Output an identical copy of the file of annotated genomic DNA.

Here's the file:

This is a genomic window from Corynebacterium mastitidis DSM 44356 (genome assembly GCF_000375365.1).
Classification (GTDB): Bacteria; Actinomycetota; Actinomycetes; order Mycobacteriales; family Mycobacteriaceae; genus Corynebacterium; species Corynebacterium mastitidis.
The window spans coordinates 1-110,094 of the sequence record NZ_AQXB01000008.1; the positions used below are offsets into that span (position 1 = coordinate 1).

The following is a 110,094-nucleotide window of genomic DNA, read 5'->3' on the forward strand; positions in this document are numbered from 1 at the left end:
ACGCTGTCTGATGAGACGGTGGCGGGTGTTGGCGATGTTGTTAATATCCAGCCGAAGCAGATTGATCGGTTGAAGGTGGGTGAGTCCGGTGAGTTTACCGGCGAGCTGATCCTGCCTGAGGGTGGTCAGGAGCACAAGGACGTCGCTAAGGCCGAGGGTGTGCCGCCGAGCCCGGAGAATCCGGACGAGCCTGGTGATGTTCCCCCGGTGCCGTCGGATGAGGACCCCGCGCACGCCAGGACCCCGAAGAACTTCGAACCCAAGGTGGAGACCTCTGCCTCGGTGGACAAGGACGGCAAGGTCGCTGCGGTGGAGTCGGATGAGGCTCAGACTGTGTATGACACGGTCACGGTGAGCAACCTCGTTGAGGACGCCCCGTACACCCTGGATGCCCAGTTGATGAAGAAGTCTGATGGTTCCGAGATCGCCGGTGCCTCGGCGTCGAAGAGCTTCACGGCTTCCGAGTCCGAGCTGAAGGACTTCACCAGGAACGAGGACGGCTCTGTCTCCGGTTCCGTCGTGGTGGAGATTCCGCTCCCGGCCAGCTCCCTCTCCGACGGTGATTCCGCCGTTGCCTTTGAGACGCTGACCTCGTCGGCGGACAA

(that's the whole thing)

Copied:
This is a genomic window from Corynebacterium mastitidis DSM 44356 (genome assembly GCF_000375365.1).
Classification (GTDB): Bacteria; Actinomycetota; Actinomycetes; order Mycobacteriales; family Mycobacteriaceae; genus Corynebacterium; species Corynebacterium mastitidis.
The window spans coordinates 1-110,094 of the sequence record NZ_AQXB01000008.1; the positions used below are offsets into that span (position 1 = coordinate 1).

The following is a 110,094-nucleotide window of genomic DNA, read 5'->3' on the forward strand; positions in this document are numbered from 1 at the left end:
ACGCTGTCTGATGAGACGGTGGCGGGTGTTGGCGATGTTGTTAATATCCAGCCGAAGCAGATTGATCGGTTGAAGGTGGGTGAGTCCGGTGAGTTTACCGGCGAGCTGATCCTGCCTGAGGGTGGTCAGGAGCACAAGGACGTCGCTAAGGCCGAGGGTGTGCCGCCGAGCCCGGAGAATCCGGACGAGCCTGGTGATGTTCCCCCGGTGCCGTCGGATGAGGACCCCGCGCACGCCAGGACCCCGAAGAACTTCGAACCCAAGGTGGAGACCTCTGCCTCGGTGGACAAGGACGGCAAGGTCGCTGCGGTGGAGTCGGATGAGGCTCAGACTGTGTATGACACGGTCACGGTGAGCAACCTCGTTGAGGACGCCCCGTACACCCTGGATGCCCAGTTGATGAAGAAGTCTGATGGTTCCGAGATCGCCGGTGCCTCGGCGTCGAAGAGCTTCACGGCTTCCGAGTCCGAGCTGAAGGACTTCACCAGGAACGAGGACGGCTCTGTCTCCGGTTCCGTCGTGGTGGAGATTCCGCTCCCGGCCAGCTCCCTCTCCGACGGTGATTCCGCCGTTGCCTTTGAGACGCTGACCTCGTCGGCGGACAA